- Pitch #3: Provocative Pitch with Upsell. This message was the same as the provocative pitch above, except it also offered a selection of new online tools to help engage employees in reaching their goals. The new tools would add 5 percent to the overall program costs, with an anticipated payback in fewer than 12 months.
After hearing their respective message, participants answered a series of questions designed to assess their reactions to the message and its persuasive impact. The questions focused on participants’ intention to renew, attitudes toward the provider, likeliness to switch and credibility.
Reinforcing Status Quo Bias: What the Research Revealed
Across the measures assessed in the experiment, the status quo reinforcement message outperformed both the provocative and the provocative with upsell message by significant margins.
The message that documented success and reinforced the Status Quo Bias delivered the following results:
- 13 percent boost in intention to renew relative to the two provocative messages. To measure this, participants were asked how likely they would be to renew with their current provider and how likely it was that they’d stick with that provider.
- 9 percent boost in positive attitudes compared with the other two pitches. Participants had significantly more favorable impressions of the provider than in either of the message conditions that challenged the current approach with a new idea.
- 7 percent lift in credibility perceptions relative to the provocative conditions. Participants answered three questions assessing how credible, trustworthy, and confidence-inspiring the provider seemed to be.
What’s In a Winning Why Stay Message?
The message framework that had the most powerful impact on the renewal decision took participants through a systematic reinforcement of their natural Status Quo Bias.
Here’s the narrative, along with our analysis of why each element worked as a component of a renewal message:
1. Document results
Showing the results you’ve helped your customer achieve is a great way to put everyone in a good mood to kick off a renewal meeting. But there’s a practical reason for documenting results as well: credibility. The participants in our study reported greater trust in the provider when the provider’s message first documented results. Customers need to hear this assessment before they’ll be receptive to the rest of your message.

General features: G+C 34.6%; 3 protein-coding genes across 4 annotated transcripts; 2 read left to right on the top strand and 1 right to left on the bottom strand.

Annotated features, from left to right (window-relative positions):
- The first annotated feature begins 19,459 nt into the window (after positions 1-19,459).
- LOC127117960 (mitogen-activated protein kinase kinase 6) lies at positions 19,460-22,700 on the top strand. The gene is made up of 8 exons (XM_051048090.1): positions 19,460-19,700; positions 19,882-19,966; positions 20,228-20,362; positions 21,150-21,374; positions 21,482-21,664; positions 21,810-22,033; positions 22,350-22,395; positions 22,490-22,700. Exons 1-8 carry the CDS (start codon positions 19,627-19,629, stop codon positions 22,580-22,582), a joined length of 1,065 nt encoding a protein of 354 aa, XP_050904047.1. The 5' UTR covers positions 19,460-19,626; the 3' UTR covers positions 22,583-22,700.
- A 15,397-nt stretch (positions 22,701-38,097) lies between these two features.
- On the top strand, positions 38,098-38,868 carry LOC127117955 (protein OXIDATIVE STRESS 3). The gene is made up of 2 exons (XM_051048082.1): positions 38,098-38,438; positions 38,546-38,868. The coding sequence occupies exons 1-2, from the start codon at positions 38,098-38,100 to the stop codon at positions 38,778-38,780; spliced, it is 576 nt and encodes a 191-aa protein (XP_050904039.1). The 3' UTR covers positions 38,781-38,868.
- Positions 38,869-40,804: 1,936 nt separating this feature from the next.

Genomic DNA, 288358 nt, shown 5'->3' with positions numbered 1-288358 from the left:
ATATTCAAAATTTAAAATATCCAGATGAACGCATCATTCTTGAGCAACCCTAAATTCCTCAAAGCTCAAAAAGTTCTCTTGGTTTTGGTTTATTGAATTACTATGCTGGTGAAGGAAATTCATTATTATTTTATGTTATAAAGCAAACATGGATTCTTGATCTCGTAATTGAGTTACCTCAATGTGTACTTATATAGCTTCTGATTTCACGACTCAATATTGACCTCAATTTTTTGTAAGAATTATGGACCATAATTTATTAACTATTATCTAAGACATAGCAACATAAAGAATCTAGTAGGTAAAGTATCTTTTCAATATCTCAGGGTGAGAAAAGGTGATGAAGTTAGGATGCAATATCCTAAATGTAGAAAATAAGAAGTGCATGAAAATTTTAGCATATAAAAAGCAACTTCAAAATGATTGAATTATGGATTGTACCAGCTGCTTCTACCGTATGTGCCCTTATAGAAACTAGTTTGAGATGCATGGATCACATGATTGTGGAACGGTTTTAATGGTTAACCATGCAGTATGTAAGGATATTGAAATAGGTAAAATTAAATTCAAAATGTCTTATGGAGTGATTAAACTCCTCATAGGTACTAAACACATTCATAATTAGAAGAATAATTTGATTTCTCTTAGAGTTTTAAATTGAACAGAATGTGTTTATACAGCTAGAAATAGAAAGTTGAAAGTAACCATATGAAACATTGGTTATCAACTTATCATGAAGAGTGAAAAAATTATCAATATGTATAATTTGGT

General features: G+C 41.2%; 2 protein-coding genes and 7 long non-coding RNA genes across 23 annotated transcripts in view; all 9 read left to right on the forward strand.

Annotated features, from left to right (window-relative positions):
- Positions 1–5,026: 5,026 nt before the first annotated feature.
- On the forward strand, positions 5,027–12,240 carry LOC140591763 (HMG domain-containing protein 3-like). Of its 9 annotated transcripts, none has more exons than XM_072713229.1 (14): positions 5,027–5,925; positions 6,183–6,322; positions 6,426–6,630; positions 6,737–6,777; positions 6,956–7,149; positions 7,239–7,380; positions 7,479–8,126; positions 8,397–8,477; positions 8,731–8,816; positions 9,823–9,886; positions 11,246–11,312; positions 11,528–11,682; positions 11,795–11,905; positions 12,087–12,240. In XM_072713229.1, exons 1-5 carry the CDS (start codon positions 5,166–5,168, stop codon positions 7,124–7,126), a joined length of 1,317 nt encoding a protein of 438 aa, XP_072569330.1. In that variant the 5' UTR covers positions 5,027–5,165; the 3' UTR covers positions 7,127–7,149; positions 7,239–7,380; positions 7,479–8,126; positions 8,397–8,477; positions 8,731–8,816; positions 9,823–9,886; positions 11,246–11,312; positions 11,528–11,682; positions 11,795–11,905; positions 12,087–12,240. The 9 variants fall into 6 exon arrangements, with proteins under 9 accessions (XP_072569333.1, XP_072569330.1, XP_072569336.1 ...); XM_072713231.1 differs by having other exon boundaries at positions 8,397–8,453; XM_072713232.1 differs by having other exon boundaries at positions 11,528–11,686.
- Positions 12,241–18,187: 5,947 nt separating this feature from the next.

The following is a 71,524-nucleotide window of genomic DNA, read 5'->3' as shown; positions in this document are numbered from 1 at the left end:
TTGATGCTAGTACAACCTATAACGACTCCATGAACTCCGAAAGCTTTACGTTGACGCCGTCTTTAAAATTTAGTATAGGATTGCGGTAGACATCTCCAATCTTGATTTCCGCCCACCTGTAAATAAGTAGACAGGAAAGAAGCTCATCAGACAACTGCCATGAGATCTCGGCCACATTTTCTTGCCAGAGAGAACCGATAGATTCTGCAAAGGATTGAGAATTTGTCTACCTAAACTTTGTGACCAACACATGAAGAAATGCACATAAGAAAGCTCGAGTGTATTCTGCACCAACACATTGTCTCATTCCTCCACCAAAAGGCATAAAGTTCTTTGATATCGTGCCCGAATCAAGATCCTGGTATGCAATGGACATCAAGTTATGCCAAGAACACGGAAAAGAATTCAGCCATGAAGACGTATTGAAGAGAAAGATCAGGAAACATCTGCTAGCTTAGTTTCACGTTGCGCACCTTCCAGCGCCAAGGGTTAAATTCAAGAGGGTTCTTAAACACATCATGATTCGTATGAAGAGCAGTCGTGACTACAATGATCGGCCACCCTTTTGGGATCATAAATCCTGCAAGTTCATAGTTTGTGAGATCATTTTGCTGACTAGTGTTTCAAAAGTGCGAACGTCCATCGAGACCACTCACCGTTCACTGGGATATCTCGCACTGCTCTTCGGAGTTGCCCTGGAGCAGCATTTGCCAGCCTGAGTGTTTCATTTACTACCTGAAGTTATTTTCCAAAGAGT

Hearing about progress to their goals also reinforces Preference Stability, even though they likely have not fully achieved those goals. In our study, the incumbent vendor had only delivered on about half the stated goal it had originally set with the customer, and yet that message framework still won. Our hope is, you’ll do better than 50 percent, but it’s still highly unlikely you’ll have delivered on everything. It’s the progress toward the goals that customers care about – provided you’re focused on the goals that are important to them. While it might be tempting, in the heat of preparation for a QBR or a renewal meeting, to highlight the goals that show the most progress, in reality, you should choose the ones your customers consider the most important.
2. Review the prior decision process
By reminding the customers of the process they went through to choose you, you reinforce Preference Stability in two ways. First, you reaffirm that they did their due diligence during the selection process. Did they issue an RFP? Did they invite executive sponsors to buying committee meetings? Did they do a pilot or a proof of concept? If so, they can rest assured they did a thorough evaluation. And second, by taking them back through every step of their decision, you’re gently reminding them of how agonizing that process was. Why in the world would they want to repeat it – especially if they’re going to end up with something that’s “just like” what they’re already doing with you?